The Supreme Court refused to consider the case of Angela Ames, a woman who was forced to quit her job because she needed to breastfeed, deciding that firing a woman for breastfeeding isn’t discrimination because men can lactate. The argument may sound progressive and inclusive, but
it’s the total opposite.
When Angela Ames returned to work at the Nationwide Insurance Company after her maternity leave, she found another employee’s belongings in her workspace. She needed to pump breast milk for her child but was denied access to the lactation room because the company needed three days to process the paperwork. Unfortunately, nobody had bothered telling Ames about this lengthy lactation-room-admissions policy before she came back to work. She tried to express milk in a “wellness room,” but it was occupied. By this point, Ames, who had been unable to express her milk, was in pain and had started leaking. When she asked her supervisor where she could pump, he responded, “Just go home to be with your babies.” And then, like the chivalrous, selfless prince that he is, dictated her letter of resignation.
Ames tried to sue over what seems to be obvious pregnancy and gender discrimination. But in March 2014, the Eighth Circuit Court decided that she had not met the legal burden of showing that her treatment was so bad that any reasonable person would have resigned. Because, a reasonable person would totally tolerate the humiliation of having someone else’s stuff in their workspace, being denied access to a place she can nurse, being in pain and leaking, being told to go be with their babies, and then having their letter of resignation written for them.
But here’s the kicker! The Eighth Circuit was refusing to overturn an earlier decision, which also sided with Nationwide in 2012. This ruling said that if Ames had, indeed, been fired over her needing to breastfeed, that wouldn’t constitute pregnancy-related discrimination, anyway. Want to know why? Because you don’t have to be pregnant to lactate. Nor do you have to be a woman. As the Court wrote in its decision, “It is a scientific fact that even men have milk ducts and the hormones responsible for milk production.”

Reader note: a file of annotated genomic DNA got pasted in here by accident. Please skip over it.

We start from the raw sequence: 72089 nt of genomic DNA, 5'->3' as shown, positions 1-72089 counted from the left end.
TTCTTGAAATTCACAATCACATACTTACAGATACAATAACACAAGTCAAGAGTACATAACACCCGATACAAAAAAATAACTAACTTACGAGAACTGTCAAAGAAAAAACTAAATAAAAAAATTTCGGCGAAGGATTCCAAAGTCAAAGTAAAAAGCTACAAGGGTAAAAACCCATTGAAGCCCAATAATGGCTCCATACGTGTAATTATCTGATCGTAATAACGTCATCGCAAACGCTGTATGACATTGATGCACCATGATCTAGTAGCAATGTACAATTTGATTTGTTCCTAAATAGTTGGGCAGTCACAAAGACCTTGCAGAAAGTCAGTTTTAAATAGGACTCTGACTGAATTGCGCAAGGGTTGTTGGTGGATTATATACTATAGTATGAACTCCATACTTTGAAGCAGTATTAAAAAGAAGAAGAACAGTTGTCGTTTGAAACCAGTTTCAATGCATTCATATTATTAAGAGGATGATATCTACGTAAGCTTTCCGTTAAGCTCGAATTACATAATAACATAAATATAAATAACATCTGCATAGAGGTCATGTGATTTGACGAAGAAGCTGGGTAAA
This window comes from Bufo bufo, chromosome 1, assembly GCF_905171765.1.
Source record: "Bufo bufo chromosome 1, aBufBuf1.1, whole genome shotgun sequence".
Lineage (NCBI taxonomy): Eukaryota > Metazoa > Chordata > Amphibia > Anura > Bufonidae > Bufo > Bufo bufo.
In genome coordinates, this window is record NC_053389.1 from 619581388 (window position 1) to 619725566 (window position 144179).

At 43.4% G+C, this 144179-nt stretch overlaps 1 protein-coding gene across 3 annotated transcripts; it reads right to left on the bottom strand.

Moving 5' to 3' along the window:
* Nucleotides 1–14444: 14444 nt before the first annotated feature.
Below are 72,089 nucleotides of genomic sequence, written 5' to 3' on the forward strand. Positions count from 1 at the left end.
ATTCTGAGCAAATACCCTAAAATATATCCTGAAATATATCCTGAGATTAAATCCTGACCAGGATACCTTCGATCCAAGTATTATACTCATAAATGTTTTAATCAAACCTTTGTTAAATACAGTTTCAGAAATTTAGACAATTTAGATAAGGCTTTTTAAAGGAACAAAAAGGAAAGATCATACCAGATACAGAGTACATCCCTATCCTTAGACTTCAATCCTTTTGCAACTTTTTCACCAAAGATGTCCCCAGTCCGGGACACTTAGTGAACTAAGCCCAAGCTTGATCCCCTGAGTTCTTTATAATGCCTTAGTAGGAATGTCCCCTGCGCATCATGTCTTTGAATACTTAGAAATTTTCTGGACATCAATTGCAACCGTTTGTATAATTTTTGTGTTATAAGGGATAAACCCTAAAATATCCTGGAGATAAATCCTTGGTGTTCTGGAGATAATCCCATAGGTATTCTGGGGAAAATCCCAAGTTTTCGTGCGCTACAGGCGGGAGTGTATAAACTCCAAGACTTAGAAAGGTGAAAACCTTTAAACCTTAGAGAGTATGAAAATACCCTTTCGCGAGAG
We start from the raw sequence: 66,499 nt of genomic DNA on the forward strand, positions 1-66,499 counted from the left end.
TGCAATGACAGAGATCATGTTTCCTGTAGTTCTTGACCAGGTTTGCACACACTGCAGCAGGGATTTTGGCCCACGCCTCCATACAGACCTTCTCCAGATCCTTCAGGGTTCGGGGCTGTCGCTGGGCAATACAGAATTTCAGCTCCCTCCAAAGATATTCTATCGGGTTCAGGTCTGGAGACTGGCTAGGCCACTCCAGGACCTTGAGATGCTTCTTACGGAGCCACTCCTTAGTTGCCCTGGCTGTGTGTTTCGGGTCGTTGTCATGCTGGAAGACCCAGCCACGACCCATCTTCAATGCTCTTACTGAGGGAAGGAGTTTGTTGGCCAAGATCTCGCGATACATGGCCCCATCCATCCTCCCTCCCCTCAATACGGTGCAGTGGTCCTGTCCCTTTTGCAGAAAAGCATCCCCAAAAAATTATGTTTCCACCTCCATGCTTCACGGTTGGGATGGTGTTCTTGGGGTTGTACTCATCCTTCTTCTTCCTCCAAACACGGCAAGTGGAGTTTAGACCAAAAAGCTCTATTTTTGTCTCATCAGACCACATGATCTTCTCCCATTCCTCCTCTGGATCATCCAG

Now, this may sound like a progressive inclusive point. But let’s not kid ourselves. This is about refusing to recognize blatant discrimination, not about challenging the gender binary. As the ACLU’s Galen Sherwin wrote on Monday,
It’s certainly important to acknowledge that some men (including some trans men) can and do lactate. But it should also be self-evident that firing someone because they are breastfeeding is still a form of sex discrimination, and one that is all-too-frequently experienced by new mothers.
Sherwin also points out that finding loopholes to justify discrimination has a long and rich history.
The court’s reasoning in this case echoes old Supreme Court pronouncements that discriminating against pregnant women at work isn’t sex discrimination because both men and women can be non-pregnant. Congress long ago rejected this ridiculous reasoning when it passed the Pregnancy Discrimination Act. It’s disheartening to see it resurface again.
As Sherwin also explains, this case,
shines a harsh light on the multi-layered workings of structural discrimination: Workplace policies that don’t make space for the realities of pregnancy and motherhood, employers’ entrenched sex stereotypes and implicit bias, and courts that — despite decades-old legal protections — still manage to turn a blind eye to the pervasive discrimination faced every day by working women.
This isn’t just sanctioned discrimination. This is institutionalized.